Seeing the Self: Rethinking Gender in the Early Book of Hours Era
This project examines constructions of gender within devotional manuscript illuminations as well as the opportunities for resistance and transgressive readings these binary constructions inadvertently provide. Owner portraits of women and men in four illuminated prayer books of ca. 1300 call into question the scholarly commonplace that books of hours were books for women. Drawing on reception aesthetics and gender theory, my project re-examines possibilities for reception within and across gender identities.
For publications relating to this project and others, visit my Humanities Commons page.
Modeling Networks in Gothic Manuscripts, 1250–1350 (with Alex Brey)
Between about 1250 and 1350, commercial production of deluxe illuminated manuscripts expanded to serve royal and aristocratic patrons across northern Europe. Our project adopts a network-based approach to contextualize trends in metropolitan and provincial European manuscript workshops. It utilizes the structured data published in two print catalogs—a catalog of manuscripts produced in Gothic France and a catalog of images in the margins of French, Flemish, and English Gothic manuscripts—and one online database. Drawing on Damon Centola’s research on the diffusion of ideas within networks, we will systematically trace various forms of contact between manuscript workshops and analyze where and how contact led to changes in the style and iconography of manuscripts. These manuscripts also offer exciting possibilities for geographic network analysis. In 2019, this project was selected to participate in the 12-month Advanced Workshop on Network Analysis and Digital Art History, sponsored by the Getty Foundation.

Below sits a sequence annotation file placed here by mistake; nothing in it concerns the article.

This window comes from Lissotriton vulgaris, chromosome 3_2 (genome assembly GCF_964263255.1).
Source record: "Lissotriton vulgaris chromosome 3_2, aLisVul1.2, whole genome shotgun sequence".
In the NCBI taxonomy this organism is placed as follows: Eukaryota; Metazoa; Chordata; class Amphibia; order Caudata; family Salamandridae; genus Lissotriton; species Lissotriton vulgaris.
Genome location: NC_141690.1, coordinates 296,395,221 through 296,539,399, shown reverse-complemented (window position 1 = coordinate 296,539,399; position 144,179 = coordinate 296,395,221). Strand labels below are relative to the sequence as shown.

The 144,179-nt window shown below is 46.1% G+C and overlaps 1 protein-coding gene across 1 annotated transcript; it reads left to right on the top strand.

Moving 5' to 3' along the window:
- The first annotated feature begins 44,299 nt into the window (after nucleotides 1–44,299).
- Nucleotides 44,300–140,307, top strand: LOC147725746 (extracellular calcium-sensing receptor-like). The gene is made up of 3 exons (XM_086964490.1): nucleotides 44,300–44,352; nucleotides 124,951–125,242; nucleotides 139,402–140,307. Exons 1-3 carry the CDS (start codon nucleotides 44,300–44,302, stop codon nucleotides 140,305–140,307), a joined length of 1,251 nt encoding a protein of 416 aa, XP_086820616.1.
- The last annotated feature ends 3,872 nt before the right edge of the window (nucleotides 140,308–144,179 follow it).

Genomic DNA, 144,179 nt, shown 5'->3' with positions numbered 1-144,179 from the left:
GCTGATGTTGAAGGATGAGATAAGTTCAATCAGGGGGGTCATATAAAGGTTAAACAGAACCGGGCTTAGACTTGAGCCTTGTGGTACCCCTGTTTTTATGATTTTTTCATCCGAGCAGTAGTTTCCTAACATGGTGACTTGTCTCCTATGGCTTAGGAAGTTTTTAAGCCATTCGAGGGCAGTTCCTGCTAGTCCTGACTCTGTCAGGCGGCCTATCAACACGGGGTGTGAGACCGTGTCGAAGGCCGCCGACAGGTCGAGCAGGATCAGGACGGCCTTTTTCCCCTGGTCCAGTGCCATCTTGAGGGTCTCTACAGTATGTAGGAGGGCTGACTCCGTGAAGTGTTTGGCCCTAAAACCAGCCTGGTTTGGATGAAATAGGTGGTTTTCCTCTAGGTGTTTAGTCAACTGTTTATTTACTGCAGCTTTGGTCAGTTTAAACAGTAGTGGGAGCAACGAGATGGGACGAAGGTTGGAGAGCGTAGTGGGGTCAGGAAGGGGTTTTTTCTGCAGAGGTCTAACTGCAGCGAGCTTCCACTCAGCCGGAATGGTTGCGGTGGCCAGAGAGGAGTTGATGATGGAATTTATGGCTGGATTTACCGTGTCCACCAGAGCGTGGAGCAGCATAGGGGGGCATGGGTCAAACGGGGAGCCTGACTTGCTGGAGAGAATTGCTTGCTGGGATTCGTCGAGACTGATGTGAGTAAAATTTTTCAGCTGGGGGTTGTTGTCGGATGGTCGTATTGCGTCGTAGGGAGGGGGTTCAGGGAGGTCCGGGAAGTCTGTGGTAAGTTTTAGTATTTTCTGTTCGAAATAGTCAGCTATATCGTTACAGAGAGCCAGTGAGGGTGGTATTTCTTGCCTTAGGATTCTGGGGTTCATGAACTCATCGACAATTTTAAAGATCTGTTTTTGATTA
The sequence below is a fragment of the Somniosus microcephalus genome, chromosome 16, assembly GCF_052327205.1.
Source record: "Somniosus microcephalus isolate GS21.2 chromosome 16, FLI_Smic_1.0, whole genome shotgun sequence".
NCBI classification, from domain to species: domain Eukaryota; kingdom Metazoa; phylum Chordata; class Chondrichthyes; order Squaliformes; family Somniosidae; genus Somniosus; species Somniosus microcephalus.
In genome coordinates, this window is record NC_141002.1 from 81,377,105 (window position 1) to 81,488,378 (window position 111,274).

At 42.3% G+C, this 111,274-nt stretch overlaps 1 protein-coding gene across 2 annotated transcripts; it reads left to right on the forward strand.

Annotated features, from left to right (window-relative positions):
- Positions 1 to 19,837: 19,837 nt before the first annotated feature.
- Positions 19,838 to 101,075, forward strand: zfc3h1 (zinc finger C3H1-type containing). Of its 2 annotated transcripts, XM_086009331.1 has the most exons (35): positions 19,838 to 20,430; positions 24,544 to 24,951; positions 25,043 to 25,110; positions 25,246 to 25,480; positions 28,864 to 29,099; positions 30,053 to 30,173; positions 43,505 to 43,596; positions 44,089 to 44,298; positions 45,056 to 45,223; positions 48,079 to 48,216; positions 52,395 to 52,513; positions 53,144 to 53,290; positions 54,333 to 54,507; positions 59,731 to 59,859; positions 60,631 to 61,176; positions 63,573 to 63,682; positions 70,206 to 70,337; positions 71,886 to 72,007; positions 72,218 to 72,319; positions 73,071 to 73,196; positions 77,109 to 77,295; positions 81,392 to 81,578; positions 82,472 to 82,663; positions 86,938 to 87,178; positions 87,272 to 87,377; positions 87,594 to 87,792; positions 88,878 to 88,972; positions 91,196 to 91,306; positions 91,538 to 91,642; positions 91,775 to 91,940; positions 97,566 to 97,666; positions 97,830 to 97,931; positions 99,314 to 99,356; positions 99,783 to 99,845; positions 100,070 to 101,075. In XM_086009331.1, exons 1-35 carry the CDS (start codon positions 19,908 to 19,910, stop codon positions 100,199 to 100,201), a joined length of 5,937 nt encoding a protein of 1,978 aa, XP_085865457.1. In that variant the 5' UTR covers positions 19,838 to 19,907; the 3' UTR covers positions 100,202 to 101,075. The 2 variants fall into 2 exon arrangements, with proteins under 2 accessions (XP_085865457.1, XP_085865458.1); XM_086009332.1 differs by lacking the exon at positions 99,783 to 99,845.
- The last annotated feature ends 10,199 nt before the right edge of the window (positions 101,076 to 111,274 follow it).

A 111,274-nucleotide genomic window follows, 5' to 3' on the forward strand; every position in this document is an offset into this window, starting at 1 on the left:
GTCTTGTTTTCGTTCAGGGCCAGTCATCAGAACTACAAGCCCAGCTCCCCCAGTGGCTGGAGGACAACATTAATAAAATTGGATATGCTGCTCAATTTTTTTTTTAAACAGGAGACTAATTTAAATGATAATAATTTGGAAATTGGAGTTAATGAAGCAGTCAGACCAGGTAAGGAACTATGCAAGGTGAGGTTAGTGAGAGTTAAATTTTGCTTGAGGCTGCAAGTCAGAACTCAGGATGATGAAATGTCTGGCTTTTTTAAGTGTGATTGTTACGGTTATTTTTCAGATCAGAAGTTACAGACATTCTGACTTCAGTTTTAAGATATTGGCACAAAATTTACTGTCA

“The Portrait Potential: Gender, Identity, and Devotion in Manuscript Owner Portraits, 1230–1320” (Bryn Mawr College, 2015) addressed medieval portraiture through a close study of eight devotional manuscripts that emphasize portraits in their illuminations. Examining the means by which manuscript owner portraits signified to their medieval viewers revealed the inherent semantic flexibility of the images. I argue that this flexibility is inherent to the images’ function in devotion as aspirational models for the women and men who saw them.
My next project treats courtly love and dynastic concerns in an illuminated psalter made near Amiens (BnF lat. 10435). The unique illuminations in this little-known book include both a sophisticated visual gloss to the biblical text and a fanciful family history that frames social standing in terms of erotic exchanges, providing fascinating insight into the construction of familial, class, and gender identity in the late thirteenth century.
A further project carries my research into the Renaissance to address printed books of hours of the fifteenth and sixteenth centuries. While modern scholarship has often neglected these books in favor of their illuminated contemporaries, this study of their production and reception will shed light on their unique position within the material history of the book. In addition to a traditional publication, I also aim to produce a digital resource for the study of printed books of hours: a website that provides a catalog of books, texts, and images; maps the production and export of books within Europe; and tracks the output of specific printers and booksellers.